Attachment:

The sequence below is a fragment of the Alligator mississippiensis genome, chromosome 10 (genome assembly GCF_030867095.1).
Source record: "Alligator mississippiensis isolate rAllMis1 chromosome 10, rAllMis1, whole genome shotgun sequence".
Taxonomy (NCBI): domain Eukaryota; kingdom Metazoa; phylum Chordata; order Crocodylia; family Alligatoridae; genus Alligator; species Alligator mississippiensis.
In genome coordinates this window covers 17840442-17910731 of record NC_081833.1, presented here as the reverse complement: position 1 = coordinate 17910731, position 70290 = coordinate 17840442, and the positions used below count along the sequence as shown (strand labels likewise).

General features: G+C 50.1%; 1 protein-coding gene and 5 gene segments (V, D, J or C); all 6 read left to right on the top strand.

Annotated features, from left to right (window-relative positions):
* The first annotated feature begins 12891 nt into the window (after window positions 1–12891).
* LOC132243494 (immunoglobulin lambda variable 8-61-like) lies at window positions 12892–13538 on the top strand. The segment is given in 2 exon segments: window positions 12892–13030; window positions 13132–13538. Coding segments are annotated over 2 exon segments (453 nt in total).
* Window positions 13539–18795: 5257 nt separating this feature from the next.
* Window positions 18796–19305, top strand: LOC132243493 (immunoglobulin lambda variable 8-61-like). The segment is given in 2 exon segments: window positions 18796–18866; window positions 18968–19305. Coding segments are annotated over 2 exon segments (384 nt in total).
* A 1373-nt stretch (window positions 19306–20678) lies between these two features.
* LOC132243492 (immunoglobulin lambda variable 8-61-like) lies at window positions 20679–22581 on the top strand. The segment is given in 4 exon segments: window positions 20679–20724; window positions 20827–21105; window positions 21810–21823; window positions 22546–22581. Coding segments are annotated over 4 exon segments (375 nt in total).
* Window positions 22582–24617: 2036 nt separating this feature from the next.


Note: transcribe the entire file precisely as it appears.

The sequence below is a fragment of the Alligator mississippiensis genome, chromosome 10 (genome assembly GCF_030867095.1).
Source record: "Alligator mississippiensis isolate rAllMis1 chromosome 10, rAllMis1, whole genome shotgun sequence".
Taxonomy (NCBI): domain Eukaryota; kingdom Metazoa; phylum Chordata; order Crocodylia; family Alligatoridae; genus Alligator; species Alligator mississippiensis.
In genome coordinates this window covers 17840442-17910731 of record NC_081833.1, presented here as the reverse complement: position 1 = coordinate 17910731, position 70290 = coordinate 17840442, and the positions used below count along the sequence as shown (strand labels likewise).

General features: G+C 50.1%; 1 protein-coding gene and 5 gene segments (V, D, J or C); all 6 read left to right on the top strand.

Annotated features, from left to right (window-relative positions):
* The first annotated feature begins 12891 nt into the window (after window positions 1–12891).
* LOC132243494 (immunoglobulin lambda variable 8-61-like) lies at window positions 12892–13538 on the top strand. The segment is given in 2 exon segments: window positions 12892–13030; window positions 13132–13538. Coding segments are annotated over 2 exon segments (453 nt in total).
* Window positions 13539–18795: 5257 nt separating this feature from the next.
* Window positions 18796–19305, top strand: LOC132243493 (immunoglobulin lambda variable 8-61-like). The segment is given in 2 exon segments: window positions 18796–18866; window positions 18968–19305. Coding segments are annotated over 2 exon segments (384 nt in total).
* A 1373-nt stretch (window positions 19306–20678) lies between these two features.
* LOC132243492 (immunoglobulin lambda variable 8-61-like) lies at window positions 20679–22581 on the top strand. The segment is given in 4 exon segments: window positions 20679–20724; window positions 20827–21105; window positions 21810–21823; window positions 22546–22581. Coding segments are annotated over 4 exon segments (375 nt in total).
* Window positions 22582–24617: 2036 nt separating this feature from the next.